supermajority amendment
A proposed amendment to the U.S. Constitution that would require a two-thirds vote of both the House and Senate to increase taxes (either by raising rates or by expanding the amount of income that is taxable).

supply-side economics
School of thought which holds that taxes affect incentives to work, save, invest, and take risks.

tax base
What is being taxed, or the activity that bears the burden of the tax. How a particular tax reform defines the tax base is one of the most important elements of that reform.

tax credit
Amount of money that can be deducted directly from a taxpayer's tax liability, and thus is more valuable than a deduction. A $500 credit, for instance, reduces a taxpayer's total bill by $500, while a $500 deduction simply reduces the taxpayer's taxable income by that amount. (For a taxpayer in the 15 percent tax bracket, a $500 deduction produces a tax saving of $75).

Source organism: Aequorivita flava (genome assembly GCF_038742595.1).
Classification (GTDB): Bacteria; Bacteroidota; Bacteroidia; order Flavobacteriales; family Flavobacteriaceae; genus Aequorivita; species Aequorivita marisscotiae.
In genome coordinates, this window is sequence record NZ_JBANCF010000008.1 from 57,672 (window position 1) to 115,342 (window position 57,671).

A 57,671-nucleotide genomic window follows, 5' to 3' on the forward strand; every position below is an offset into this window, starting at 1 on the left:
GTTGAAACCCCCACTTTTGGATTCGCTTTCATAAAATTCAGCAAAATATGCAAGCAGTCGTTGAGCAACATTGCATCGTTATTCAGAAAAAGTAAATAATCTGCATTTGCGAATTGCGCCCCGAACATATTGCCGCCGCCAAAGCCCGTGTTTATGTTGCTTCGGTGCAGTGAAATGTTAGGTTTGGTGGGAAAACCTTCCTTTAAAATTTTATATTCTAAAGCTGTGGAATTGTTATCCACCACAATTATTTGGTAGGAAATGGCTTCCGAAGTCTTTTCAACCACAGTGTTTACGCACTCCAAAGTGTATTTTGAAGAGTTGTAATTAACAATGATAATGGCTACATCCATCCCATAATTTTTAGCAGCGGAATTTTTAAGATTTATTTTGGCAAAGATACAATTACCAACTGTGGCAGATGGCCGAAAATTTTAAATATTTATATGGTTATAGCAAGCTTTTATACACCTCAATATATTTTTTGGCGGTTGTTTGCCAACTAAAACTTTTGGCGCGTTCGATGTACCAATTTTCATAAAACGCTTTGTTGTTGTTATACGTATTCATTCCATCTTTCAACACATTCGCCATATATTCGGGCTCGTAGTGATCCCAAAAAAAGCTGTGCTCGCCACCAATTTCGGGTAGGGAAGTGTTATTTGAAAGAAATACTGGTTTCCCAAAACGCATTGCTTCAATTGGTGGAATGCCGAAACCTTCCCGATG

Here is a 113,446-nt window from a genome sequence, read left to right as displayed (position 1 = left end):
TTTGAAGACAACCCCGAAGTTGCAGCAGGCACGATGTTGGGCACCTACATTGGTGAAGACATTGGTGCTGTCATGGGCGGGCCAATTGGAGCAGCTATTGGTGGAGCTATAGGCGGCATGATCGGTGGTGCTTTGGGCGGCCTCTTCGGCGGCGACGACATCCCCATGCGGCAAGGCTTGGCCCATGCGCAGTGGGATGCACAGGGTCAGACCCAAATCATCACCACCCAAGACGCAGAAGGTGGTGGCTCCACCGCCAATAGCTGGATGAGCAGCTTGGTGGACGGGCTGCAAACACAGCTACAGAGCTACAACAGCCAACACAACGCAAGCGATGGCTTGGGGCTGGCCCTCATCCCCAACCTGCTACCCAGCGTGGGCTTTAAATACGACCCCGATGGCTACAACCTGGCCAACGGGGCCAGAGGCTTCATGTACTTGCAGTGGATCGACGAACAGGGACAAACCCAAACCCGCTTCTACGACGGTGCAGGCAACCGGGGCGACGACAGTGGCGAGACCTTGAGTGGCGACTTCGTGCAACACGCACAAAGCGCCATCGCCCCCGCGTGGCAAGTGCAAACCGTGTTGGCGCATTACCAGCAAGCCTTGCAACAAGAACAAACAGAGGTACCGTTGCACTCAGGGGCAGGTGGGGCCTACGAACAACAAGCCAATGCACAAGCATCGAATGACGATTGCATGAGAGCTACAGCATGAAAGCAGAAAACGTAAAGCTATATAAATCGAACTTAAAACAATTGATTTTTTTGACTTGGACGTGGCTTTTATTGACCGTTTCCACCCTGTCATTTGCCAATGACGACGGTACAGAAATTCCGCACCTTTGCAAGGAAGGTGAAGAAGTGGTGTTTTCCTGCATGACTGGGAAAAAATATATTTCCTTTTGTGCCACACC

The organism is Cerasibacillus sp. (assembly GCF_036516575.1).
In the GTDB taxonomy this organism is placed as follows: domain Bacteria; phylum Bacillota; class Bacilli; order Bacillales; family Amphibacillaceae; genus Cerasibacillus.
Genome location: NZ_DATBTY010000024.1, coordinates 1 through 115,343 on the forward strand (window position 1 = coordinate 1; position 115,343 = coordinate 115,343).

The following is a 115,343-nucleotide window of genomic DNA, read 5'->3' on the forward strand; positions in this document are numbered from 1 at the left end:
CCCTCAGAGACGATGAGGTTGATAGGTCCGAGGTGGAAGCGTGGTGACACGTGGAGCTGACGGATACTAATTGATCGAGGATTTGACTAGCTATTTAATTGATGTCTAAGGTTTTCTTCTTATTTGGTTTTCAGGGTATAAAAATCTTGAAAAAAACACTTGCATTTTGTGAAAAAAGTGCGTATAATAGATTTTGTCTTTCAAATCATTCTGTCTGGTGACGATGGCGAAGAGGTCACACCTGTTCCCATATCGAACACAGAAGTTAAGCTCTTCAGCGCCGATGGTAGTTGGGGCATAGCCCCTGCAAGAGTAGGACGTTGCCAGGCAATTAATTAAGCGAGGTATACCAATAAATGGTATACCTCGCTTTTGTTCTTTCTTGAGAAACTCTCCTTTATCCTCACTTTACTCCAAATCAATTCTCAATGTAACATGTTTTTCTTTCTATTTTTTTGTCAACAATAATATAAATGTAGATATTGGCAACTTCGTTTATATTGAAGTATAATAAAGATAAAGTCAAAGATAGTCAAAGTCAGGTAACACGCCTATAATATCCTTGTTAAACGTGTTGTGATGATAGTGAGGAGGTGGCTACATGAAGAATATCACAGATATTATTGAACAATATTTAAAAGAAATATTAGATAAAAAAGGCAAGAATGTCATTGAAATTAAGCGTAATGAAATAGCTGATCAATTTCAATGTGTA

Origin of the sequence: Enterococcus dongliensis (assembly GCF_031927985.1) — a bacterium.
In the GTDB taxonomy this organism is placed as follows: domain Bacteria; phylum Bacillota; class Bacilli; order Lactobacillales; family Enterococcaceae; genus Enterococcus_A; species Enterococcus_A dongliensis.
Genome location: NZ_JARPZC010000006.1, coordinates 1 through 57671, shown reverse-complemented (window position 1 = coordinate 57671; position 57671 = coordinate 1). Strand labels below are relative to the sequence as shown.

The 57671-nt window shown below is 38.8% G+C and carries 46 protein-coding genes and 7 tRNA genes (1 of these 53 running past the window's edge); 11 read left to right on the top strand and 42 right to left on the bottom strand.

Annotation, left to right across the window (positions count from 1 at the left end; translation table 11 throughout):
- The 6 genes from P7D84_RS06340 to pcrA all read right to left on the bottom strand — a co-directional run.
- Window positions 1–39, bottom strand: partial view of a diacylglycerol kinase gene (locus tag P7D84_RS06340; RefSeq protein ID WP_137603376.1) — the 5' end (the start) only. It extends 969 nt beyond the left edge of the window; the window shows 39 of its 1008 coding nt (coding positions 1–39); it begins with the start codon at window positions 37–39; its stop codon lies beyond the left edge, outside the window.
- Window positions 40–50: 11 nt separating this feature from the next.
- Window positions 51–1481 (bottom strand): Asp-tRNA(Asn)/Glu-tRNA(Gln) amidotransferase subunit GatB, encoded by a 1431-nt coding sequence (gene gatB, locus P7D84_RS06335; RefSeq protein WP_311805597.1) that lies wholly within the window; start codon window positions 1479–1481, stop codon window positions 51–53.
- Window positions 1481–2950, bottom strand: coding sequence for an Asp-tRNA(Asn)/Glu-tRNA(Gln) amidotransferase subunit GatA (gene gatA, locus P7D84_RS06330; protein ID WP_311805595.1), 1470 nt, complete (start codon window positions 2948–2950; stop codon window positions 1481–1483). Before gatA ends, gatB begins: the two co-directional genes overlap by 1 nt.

individual retirement accounts (IRAs)
Accounts which allow taxpayers to protect savings from double taxation. With traditional IRAs, income that is saved is free from tax, but there is a tax levied on principal and interest when the money is withdrawn (taxing all income only one time). With back-ended (Roth) IRAs, the income is taxed the year it is earned, but there is no second layer of tax on any future interest.

tax expenditure
Provisions of law granting preferential tax status on the basis of how income is earned or spent. The word "expenditure" is used to highlight the similarity between the use of the tax code to provide advantages to a select group and the more traditional method of giving the group a slice of the federal budget. The proper definition of a tax expenditure, needless to say, would require a proper definition of the tax base.

tax limitation amendment
See supermajority amendment.

tax shelter
A loophole in the Internal Revenue Code that people use to lower their tax liability.

value-added tax (VAT)
A form of sales tax under which the tax is levied on the value to a product that is added at each stage of the production process.

wealth tax
A tax levied on wealth directly, on changes in the value of wealth, or on transfers of wealth. Estate taxes and capital gains taxes are wealth taxes. Assuming that the income used originally to create the wealth has already been taxed, most wealth taxes are examples of double taxation.

About the Author